1. re: margret

                          I have seen the packages but have not had good luck with them. I guess I will give making my own rice noodles next time. I have the recipe, but have not take the effort.

                    2. re: yimster

                      Hi Yimster! I totally agree with you about Yun Kee products. I think all the old timers are gone and they are going the msg route nowadays. I remember I still liked their large chicken buns though. Like I said before, their dried shrimp rolls are horrible. Even the rice noodle sheets are way too thick nowadays.


                      1. re: margret

                        You are right there are no "old timers" left and the only thing I now buy are the rice noodles sheet and peach "brithday" buns (not for eating but for the looks). Otherwise there is nothing worth buying there. It is a ahame since they were the Golden Gate of it's day.

                        1. re: yimster

                          Wanted to mention that you can get peach birthday buns at TC Pastry on Irving in SF or Daly City. They're in the case, no special order needed.

                      2. re: yimster

                        I had one of the "mini" chicken buns over the weekend; they're not so mini, about the size of a typical (steamed) cha siu bow and really stuffed with chicken, chicken, chicken, and pretty much nothing else, They are 55 cents, and an amazing buy for the amount of lean protein. One would hold you until dinner in a pinch

                        1. re: Gary Soup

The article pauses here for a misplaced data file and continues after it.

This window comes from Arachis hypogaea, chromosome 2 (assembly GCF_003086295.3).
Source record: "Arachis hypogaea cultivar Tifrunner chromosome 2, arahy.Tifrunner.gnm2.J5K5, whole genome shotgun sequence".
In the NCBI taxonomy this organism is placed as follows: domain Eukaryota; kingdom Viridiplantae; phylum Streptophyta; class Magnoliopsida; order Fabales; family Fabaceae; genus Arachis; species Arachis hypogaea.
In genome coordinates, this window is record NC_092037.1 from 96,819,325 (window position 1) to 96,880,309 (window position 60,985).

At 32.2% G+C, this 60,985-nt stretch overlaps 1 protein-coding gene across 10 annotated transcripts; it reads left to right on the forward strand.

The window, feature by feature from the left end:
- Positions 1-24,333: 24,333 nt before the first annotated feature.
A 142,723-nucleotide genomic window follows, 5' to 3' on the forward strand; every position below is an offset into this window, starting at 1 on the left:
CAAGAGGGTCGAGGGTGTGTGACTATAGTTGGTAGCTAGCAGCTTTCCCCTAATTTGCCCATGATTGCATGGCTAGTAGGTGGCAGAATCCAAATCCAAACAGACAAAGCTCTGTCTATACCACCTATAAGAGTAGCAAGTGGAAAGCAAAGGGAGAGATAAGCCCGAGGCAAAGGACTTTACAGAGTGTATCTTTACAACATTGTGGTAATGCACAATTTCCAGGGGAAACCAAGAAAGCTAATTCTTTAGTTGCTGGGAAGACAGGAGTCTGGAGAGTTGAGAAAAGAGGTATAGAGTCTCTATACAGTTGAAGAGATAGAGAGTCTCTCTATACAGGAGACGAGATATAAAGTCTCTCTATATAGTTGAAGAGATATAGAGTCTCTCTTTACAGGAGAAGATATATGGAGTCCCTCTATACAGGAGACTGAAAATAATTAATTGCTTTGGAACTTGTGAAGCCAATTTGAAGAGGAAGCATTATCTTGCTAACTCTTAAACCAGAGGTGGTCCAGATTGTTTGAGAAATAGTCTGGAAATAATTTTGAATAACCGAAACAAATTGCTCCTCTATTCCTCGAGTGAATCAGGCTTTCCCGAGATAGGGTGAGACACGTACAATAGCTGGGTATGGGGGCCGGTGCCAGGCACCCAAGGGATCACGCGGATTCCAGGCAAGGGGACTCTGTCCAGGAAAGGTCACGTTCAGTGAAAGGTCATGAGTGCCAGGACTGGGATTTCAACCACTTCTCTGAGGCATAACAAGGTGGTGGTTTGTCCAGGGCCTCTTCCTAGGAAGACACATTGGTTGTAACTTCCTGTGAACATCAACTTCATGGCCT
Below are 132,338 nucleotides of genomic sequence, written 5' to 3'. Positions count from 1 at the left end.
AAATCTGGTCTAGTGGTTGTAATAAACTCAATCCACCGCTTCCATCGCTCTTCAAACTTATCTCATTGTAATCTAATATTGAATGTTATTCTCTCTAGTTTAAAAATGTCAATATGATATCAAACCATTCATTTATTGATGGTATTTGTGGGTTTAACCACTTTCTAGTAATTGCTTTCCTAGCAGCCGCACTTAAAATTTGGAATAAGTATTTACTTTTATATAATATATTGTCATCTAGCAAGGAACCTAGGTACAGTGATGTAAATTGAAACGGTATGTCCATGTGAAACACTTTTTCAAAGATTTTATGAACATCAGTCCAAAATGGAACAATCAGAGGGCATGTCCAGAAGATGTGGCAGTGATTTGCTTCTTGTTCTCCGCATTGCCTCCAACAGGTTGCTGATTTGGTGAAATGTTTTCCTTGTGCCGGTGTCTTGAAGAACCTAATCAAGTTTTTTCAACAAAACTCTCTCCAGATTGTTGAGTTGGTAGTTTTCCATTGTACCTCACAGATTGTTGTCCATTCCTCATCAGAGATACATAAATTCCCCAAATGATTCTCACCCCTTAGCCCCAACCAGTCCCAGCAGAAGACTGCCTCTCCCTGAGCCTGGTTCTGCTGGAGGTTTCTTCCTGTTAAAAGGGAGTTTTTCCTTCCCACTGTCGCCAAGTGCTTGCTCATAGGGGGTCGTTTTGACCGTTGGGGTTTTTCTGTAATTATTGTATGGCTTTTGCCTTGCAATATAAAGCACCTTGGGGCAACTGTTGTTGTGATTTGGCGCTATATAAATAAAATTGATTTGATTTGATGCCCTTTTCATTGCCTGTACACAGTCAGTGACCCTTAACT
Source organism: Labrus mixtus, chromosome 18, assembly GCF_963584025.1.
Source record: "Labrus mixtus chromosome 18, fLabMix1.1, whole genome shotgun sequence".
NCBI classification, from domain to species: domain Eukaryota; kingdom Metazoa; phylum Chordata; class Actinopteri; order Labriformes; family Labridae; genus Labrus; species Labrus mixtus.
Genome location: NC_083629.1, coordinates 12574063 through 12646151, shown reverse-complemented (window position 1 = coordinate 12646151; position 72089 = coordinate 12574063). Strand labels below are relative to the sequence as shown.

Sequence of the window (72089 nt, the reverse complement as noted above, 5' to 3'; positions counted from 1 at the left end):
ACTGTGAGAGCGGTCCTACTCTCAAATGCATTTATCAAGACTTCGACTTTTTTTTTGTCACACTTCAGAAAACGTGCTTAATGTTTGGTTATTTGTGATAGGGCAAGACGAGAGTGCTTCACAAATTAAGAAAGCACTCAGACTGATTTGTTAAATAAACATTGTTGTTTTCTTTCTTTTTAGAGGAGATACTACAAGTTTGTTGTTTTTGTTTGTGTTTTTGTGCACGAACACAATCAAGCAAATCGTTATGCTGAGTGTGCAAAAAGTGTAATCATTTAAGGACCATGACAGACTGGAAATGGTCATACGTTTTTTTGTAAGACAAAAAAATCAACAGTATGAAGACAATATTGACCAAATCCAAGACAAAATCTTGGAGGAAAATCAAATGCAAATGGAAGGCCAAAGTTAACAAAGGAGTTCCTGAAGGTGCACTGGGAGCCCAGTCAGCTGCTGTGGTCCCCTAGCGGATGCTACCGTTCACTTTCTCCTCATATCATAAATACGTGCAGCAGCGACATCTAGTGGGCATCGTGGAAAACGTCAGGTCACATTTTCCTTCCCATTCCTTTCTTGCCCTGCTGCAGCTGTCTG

I purchase the mini and full size from New Wing Sing. Also got one from Gourmet Kitchen. I will try them in the next two day and will compare them.

                          1. re: yimster

                            BTW, Louies Dim Sum (on the East side of Stockton between Pacific and Broadway) makes chicken buns that I would call "mini" (but you would probably call "micro"). I thought they were goubuli the first time I saw them, they were about that size.

                      3. re: Melanie Wong

                        Thanks for the info. I'll definitely make a trip to Wing Sing (New Wing Sing) this weekend and report back.

                    3. Is this the address for Wing Sing?

                      339 Judah St
                      San Francisco, CA 94122

                      Also, does anyone have an address for Yun Kee? I can't seem to find it anywhere. I'll probably go check out both places.

                      4 Replies
                      1. re: pinkshch

                        I believe that would be Yong Kee, 732 Jackson St. in SF Chinatown.

                        1. re: Gary Soup

                          Thanks, that's perfect. Btw, from the looks of it, Wing Sing looks a bit out of the way. How far is it of a drive from Yong Kee?

                          1. re: pinkshch

                            Wing Sing or more correctly New Wing Sing has two branches. One on Judah and one in Chinatown on Stockton Street. Do not know the address, but if you walk up Jackson and cross the street and turn right go down down about six store front and you are there.

                            Better than Yun Kee.

                            1. re: yimster

                              That's 1125 Stockton.

                      2. Anyone know where to get big steamed chicken buns in/near Oakland?

                        1. Or Clement street? I remember when I was a kid getting big chicken buns at a place called (I think) Fook, but I'm pretty sure that is long gone.

                          1. Recently I have purchased both the big chicken buns and the regular size one from New Wing Sing and Gourmet Kitchen. I did a taste test of the two and compare them to the what I remember from the Yung Kee verison.

                            Both of the two had a higher ratio of chicken meat to pork then Yung Kee's. Both had lop chong, mushroom and egg. At a buck each a complete meal.

                            I think I will buy the smaller verison from New Wing Sing since it was smaller and less filling.

                            With the said next week I will try Yung Kee's verison when I need to do rice again for a party. I hope Yung Kee improves since it is a landmark for old Chinatown.

                            1. Here's the Dai Bao at Wing Lee on Clement St in SF,